Upgrading to Lion Means Embracing the iPad

It must be excruciating to design a new version of an already mature operating system. How do you add enough new stuff to attract upgrade customers — without junking up the works? And how do you revamp enough things to make the upgrade exciting — without alienating people who don’t like change?

 

Upgrading to Lion Means Embracing the iPad

In Mac OS X 10.7, known as Lion, Apple went with the “shake things up” philosophy. It follows an old Apple pattern of embracing what’s cool and progressive, and ruthlessly jettisoning what it considers antiquated. That’s great if you love stuff that’s cool and progressive, and not so great if you hate people moving your cheese.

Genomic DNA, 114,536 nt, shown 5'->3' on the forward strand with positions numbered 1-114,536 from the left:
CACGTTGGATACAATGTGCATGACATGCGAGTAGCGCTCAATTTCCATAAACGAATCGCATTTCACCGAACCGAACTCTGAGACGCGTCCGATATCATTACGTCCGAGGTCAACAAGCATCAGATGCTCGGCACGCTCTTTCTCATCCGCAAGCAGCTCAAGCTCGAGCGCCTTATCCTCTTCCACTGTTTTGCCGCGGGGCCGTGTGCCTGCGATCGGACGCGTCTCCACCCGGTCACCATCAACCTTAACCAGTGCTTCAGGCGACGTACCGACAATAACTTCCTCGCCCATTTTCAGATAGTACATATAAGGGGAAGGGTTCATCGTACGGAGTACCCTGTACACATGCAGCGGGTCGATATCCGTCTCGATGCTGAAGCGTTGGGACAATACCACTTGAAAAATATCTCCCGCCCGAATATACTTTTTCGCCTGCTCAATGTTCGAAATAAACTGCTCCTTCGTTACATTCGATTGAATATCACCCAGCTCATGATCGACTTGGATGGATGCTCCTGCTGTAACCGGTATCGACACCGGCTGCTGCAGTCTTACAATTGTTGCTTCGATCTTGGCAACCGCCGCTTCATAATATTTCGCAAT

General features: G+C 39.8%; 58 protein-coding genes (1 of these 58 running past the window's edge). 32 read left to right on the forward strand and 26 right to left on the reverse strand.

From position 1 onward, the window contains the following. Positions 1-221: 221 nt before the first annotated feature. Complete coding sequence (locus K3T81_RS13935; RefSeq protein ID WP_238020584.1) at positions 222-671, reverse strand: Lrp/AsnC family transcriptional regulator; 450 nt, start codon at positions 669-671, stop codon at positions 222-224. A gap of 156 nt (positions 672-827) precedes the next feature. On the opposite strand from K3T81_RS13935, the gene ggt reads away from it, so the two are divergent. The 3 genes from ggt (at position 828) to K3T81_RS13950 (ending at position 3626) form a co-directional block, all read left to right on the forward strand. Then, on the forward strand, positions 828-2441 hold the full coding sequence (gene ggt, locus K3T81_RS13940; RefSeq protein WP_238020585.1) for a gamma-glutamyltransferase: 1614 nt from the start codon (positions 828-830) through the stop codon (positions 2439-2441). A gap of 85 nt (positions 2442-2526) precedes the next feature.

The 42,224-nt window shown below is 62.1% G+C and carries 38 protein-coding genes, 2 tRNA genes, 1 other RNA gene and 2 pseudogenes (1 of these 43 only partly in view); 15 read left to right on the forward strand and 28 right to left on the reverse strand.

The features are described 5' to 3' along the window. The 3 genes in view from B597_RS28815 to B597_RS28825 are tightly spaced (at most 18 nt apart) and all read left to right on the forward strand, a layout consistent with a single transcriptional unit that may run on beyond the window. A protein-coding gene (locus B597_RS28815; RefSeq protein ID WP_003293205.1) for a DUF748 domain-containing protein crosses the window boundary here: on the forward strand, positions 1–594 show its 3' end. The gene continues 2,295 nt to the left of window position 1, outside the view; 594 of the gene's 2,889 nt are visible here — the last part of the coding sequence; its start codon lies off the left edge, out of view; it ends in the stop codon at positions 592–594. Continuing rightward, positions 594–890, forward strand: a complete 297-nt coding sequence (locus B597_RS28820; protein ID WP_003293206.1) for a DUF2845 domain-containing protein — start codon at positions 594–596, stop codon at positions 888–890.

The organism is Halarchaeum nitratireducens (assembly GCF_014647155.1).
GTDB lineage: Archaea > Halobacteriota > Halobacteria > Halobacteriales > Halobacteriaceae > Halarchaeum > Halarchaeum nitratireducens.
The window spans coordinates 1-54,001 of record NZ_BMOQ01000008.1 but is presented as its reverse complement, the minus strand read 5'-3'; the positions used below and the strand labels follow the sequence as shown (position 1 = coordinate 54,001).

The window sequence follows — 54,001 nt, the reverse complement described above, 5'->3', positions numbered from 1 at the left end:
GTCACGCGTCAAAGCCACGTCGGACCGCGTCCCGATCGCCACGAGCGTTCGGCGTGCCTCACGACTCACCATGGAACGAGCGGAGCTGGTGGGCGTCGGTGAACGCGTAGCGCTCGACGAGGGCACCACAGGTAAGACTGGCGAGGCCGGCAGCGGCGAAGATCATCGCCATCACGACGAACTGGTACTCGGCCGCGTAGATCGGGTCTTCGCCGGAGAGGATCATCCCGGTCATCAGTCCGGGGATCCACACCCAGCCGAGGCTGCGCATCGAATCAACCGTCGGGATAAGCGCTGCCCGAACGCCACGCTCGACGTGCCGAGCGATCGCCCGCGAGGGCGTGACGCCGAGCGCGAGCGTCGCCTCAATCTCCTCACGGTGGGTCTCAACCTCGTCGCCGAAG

Even the way you install Lion is radical; starting immediately, you can download it from the Mac App store for $30. You can’t buy it on disc or in a box. It’s a 4-gigabyte download. If your Internet connection is too slow, or your monthly Internet plan data caps too restrictive, you can download it at an Apple store, or buy it on a USB flash drive in late August.

Read the full article at The New York Times >

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